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Michael Albert: Just Rewards

Michael Albert In a desirable economy what income does each actor get to enjoy? What is the basis for remuneration? Rewarding Property? I doubt that many folks reading this commentary think people should be rewarded due to owning property. This is called profit…and in this case individuals own means of production and pocket profit based Read more…

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Judy Rebick: New Workers’ Initiative

Judy Rebick Always on the cutting edge of social change, the Canadian Auto Workers union has just launched an important new initiative. The CAW has set up "A Task Force on Working Class Politics in the 21st Century." Here is the introduction to the paper that introduces the task force to union members: "We generally Read more…

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Tanya Reinhart: This Ain’t the Road of Peace

Tanya Reinhart [Background: Following the Shepherdstown’s Syria-Israel talks, the US issued a concealed document summarizing the positions of the two sides. The Arab (London) paper ‘Al Hayat’ printed a summary draft of this document, based on Syrian sources. Israeli sources denied the authenticity of this version, and exposed the full document, which appeared in the Read more…

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Leslie Cagan: Life After Y2K

Leslie Cagan The nineties opened with a bang. In August, 1990 the Iraqis invaded Kuwait and it was immediately clear that George Bush would do everything in his formidable presidential power to go to war. There was never any pretense of negotiating a peaceful resolution. Nothing less than complete control by the U.S. military would Read more…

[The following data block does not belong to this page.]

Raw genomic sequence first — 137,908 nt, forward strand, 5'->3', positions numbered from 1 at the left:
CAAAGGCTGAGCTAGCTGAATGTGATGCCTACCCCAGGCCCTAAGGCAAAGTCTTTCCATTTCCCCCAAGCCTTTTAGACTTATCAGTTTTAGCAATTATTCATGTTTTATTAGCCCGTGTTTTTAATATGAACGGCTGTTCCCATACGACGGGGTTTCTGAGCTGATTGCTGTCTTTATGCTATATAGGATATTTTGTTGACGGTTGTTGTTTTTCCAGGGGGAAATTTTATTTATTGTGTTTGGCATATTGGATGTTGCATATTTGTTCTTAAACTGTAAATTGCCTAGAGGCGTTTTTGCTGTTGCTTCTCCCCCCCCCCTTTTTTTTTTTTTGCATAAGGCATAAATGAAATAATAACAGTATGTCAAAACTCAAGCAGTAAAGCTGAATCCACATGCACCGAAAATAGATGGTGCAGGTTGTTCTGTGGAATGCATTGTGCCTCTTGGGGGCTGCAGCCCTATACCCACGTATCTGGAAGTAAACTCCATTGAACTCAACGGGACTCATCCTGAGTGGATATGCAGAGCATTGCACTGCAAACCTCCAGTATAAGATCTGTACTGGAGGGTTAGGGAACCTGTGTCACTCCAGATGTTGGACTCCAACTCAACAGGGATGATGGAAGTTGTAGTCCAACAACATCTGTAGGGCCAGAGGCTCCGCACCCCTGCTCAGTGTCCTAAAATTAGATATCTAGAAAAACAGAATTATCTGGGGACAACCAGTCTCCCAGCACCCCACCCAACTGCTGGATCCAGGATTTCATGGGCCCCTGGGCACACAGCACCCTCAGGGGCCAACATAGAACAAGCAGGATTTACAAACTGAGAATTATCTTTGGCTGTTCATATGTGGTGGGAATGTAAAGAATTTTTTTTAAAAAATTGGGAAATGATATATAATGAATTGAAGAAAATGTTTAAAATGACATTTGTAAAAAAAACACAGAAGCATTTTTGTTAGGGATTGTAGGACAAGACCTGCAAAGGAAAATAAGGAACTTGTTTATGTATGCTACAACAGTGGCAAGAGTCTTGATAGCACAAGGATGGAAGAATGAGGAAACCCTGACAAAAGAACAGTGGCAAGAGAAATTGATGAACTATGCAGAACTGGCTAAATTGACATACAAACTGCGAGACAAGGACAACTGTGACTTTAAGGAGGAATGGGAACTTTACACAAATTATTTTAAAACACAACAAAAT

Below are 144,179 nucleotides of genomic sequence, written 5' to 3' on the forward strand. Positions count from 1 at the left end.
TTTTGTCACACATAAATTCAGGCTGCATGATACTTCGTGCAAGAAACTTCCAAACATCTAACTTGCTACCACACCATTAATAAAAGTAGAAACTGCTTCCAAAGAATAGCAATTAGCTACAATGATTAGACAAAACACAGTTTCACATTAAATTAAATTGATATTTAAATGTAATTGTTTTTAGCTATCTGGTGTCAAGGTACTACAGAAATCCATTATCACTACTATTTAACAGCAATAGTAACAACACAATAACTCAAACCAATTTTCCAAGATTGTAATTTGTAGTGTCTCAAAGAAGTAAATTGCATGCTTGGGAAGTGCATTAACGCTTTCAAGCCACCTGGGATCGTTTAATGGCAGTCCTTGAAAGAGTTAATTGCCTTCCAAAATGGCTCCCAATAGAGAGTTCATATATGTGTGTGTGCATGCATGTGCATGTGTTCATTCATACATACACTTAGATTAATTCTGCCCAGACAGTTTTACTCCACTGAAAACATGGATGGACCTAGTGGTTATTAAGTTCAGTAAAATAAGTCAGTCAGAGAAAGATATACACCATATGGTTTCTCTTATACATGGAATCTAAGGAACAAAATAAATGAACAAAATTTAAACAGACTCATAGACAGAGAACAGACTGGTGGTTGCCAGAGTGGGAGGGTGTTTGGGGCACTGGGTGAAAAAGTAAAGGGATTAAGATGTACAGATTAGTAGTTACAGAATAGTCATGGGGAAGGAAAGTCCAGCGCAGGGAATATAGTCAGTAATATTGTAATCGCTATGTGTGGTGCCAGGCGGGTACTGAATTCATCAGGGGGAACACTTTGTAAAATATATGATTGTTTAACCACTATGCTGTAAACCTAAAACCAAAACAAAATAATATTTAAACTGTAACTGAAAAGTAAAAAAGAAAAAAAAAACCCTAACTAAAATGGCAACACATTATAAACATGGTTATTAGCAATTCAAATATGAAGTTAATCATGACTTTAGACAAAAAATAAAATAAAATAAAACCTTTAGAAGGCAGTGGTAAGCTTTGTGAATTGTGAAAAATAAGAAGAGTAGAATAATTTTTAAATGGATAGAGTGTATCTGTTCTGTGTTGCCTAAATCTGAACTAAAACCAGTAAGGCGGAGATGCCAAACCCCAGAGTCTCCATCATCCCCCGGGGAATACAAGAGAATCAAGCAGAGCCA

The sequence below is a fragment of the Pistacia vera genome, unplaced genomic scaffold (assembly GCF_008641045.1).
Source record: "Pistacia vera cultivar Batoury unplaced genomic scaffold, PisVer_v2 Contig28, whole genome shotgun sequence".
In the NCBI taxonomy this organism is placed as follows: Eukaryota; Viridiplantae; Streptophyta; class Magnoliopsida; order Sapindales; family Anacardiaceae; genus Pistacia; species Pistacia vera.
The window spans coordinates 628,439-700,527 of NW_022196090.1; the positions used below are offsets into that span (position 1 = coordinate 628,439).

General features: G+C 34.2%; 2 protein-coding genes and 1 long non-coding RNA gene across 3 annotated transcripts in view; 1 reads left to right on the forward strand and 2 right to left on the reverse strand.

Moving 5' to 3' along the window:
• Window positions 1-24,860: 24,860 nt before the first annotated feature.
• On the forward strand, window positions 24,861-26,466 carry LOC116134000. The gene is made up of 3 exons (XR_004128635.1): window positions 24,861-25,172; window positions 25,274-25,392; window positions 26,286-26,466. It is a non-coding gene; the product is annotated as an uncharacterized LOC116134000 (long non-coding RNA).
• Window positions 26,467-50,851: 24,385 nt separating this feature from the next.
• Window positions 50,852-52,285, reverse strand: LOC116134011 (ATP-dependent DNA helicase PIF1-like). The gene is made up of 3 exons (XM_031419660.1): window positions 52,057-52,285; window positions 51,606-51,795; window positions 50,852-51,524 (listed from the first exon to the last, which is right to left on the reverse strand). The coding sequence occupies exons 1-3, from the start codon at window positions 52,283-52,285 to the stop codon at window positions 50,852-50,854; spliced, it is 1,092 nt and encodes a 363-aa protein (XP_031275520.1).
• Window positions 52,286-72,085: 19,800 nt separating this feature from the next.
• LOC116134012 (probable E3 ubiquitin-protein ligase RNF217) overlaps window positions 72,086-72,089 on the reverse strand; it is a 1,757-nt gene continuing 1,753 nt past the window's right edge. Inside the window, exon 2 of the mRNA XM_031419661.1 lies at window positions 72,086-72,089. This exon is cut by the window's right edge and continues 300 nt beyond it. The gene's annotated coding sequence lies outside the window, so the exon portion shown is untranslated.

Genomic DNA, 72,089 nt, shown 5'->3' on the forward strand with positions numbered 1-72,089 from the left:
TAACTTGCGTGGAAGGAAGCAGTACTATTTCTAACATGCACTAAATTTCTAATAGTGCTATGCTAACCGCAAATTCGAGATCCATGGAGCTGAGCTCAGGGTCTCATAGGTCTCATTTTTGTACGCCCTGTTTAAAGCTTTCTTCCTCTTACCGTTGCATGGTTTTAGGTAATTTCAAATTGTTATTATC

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Tim Wise: Resolutions for Radicals

Tim Wise I don’t normally make New Year’s resolutions, or use the new year as an excuse for significant reflection on the one just ended. But this year, I’m making an exception. After all, we have (arguably, I know) entered a new millennium: and the end of a thousand-year period– particularly one as historically significant Read more…

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Saul Landau: Contradictory Cuba Policies

Saul Landau Explain US-Cuba policy, my friends ask. Last week’s prison riot occurred in Louisiana where Cuban prisoners had served their sentences, yet remained locked up because they didn’t qualify to stay in the US. They had committed crimes before gaining residency rights. Havana averted a worse — indeed, bloody — crisis by agreeing under Read more…

Guest Author: Military Indigenous Coup Aborted by Military High Command

By Jennifer N. Collins Quito, January 22, 2000: The coup carried out yesterday in Ecuador by mid-level military officers together with leaders of the indigenous movement lasted less than 24 hours. Actions taken by officers in the Joint Command of the Armed Forces has given way to the destitution of President Jamil Mahuad and his Read more…

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Michael Albert: Movement for a Participatory Economy: An Overview

Michael Albert Besides immediate objectives, great social movements need long-run goals for inspiration and guidance. The abolitionist movement to end slavery and the movement for the eight-hour day both in the nineteenth century, the movement for women’s suffrage at the turn of the century, the labor movement that led to the CIO in the 1930’s, Read more…

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Manning Marable: Seattle and Beyond